Theaterat on May 10, 2005 at 11:29 am

bBox Office Bill…. And they will be doing it forever.World without end Amen!

BoxOfficeBill
BoxOfficeBill on May 9, 2005 at 9:14 pm

The CLOD might have been pathologically obsessed with visual suggestiveness in the ‘50s. Today the obsession would be with the social-values concept of extra-marital relations (i love that idea of “extra”—a good thing if it trickles down your way). Same difference if you call it family values, I guess. People were doing it then and are doing it now (thank God, deo gratias, kyrie eleison).

Theaterat
Theaterat on May 9, 2005 at 6:56 pm

Box office Bill… If the CLOD objected to Cyd Charisse`sHigh profile tights in 1957, wonder what they would say today about the was pre teen and adolescent girls dress… especially the way they go out in public with those skimpy blouses and ultra short skirts, not to mention those skin tight black pants!

BoxOfficeBill
BoxOfficeBill on April 25, 2005 at 1:15 pm

I believe that the CLOD objected to “The Greatest Shoe on Earth” for James Stewart’s role as a doctor on the lamb for having killed someone (remember how the FBI agents eye him suspiciously during his clown act, and how he nobly reveals his medical skills after the train crash). The CLOD objected to films that “took a light view of human life,” meaning films that depicted or implied acts of murder.

The CLOD objected to “Singin' in the Rain” for “suggestive costuming,” specifically for Cyd Charisse’s high-profile tights in the “Broadway Melody” number.

The CLOD always objected to films that presented “suggestive situations” (“The Moon is Blue”) or that “took a light view of marriage” (any film depicting or implying divorce).

jbels
jbels on April 25, 2005 at 12:28 pm

I remember when the Harbor opened the X-rated Alice in Wonderland with Kristine DeBell and how I begged my babysitter to go in and open the side door so I could sneak in. Never came to pass. I also remember seeing All The President’s Men as a kid and management yelling at us that it was too grown up a film. Other good memories—Halloween (went again and again to see it) and Dawn of the Dead, when an older couple came in, saw about two seconds of it, groaned, and walked out!

Theaterat
Theaterat on April 3, 2005 at 9:09 am

Wonder what was so objectionable about The Greatest Show on Earth and Singin In The Rain?

Gerald A. DeLuca
Gerald A. DeLuca on April 2, 2005 at 2:35 pm

Re: Legion of “Decency.” In high school (LaSalle Academy in Providence) we had to take a solemn oath in 1956 not to see “Baby Doll” which was then playing at the Majestic. Lists of films not to see were also read off from the pulpit at Sunday mass in the early 1950s, and we had to take a pledge to avoid them, while standing with our right hand raised! I don’t remember all the titles, but one was the 1951 version of “M”.
Great masterpieces and other significant classics of the cinema on the Legion of Decency no-no condemned list included, among others:

“Breathless"
"Contempt"
"Jules and Jim"
"Knife in the Water"
"L'Avventura"
"La Notte"
"The Silence"
"Viridiana"
"The Balcony"
"Boccaccio ‘70"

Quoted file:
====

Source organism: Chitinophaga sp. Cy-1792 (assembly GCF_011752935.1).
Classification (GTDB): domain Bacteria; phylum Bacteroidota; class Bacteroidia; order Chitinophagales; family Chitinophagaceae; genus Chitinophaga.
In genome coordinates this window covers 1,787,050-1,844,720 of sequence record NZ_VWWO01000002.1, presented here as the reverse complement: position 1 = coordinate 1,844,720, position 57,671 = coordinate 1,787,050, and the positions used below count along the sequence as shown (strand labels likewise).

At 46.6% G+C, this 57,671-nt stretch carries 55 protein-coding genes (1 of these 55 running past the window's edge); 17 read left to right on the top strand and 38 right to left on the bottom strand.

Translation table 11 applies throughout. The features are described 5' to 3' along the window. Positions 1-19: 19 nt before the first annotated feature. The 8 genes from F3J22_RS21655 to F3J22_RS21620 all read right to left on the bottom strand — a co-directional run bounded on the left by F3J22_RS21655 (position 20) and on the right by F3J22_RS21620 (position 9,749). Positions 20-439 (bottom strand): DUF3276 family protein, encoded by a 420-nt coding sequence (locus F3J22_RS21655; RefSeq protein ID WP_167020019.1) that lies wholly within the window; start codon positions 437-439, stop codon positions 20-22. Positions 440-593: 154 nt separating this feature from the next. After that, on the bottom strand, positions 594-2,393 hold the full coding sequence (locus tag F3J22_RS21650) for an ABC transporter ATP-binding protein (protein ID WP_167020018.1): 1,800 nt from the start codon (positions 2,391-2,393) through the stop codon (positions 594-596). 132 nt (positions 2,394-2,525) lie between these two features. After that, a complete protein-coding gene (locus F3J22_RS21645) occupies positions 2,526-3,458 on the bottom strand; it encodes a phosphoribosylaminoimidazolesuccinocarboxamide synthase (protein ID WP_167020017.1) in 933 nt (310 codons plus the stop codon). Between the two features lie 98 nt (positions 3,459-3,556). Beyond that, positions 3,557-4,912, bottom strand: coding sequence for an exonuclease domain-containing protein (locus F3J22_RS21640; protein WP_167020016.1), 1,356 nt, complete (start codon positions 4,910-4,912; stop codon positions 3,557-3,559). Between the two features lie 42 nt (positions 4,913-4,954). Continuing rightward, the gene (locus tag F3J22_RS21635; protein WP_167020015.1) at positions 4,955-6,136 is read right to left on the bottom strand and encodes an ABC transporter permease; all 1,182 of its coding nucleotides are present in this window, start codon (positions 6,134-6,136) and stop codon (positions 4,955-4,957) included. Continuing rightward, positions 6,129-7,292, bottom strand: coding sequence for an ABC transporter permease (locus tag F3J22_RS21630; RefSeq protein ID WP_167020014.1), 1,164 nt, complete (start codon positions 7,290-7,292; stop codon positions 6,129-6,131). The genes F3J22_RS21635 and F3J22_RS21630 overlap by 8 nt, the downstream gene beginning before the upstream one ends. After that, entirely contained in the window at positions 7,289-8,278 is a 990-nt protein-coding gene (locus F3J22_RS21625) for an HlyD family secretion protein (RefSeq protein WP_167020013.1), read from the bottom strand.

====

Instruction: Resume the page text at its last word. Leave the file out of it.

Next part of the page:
"Bell'Antonio"
"Kiss Me, Stupid"
"Never on Sunday"
"Ways of Love” with Rossellini’s “The Miracle”

When “Never on Sunday” was to be shown on the University of R.I. campus, the Catholic chaplain protested vociferously and tried to get it banned.

Such stupidity!

BoxOfficeBill
BoxOfficeBill on April 2, 2005 at 1:40 pm

“The Clod”! Great! I never heard that term! From an early age I flouted The Clod, chiefly because all the best movies got at least an “Objectionable in Part” rating, virtually a guarantee of high filmic quality. Remember the ruckus over “The Greatest Show on Earth” and “Singin' in the Rain”? Both of them played at RCMH with that rating, and the nuns warned us against seeing them at grave peril to our immortal souls.

Theaterat
Theaterat on April 2, 2005 at 11:31 am

I remember the Catholic Legion Of Decency very well. Before I was 13 years old my mother, a devout Catholic would check every movie I wanted to see. We used to call it The Clod for short

BoxOfficeBill
BoxOfficeBill on March 15, 2005 at 8:41 am

When the Catholic Legion of Decency gave “The Moon Is Blue” a Condemned rating in Summer ’53, the Loew’s and RKO circuits declined to show the film. It was left to the Harbor to make a killing by running it for a week. Parochial schools in Brooklyn ran a contest for kids to draw posters denouncing the movie. I began by sketching an exquisitely detailed cut-off view of the interior and exterior sides of the Harbor, with a projection of the film’s title on the screen, subsequently engulfed by flames from hell. I soon nixed the idea, because the detail I wanted was beyond my ability but mostly because I couldn’t abide the idea of incinerating such a nice theater. I wound up sketching a hill with a bunch of people at the top pushing a book named “The Moon Is Blue” off its sharp cliff. But my heart wasn’t in it, and I came nowhere close to getting recognition for my work. Besides, the nuns knew all along that I was a movie-mad subversive who would watch anything (well, practically anything) projected on a screen, even and especially off-color comedies and musicals with suggestive costuming.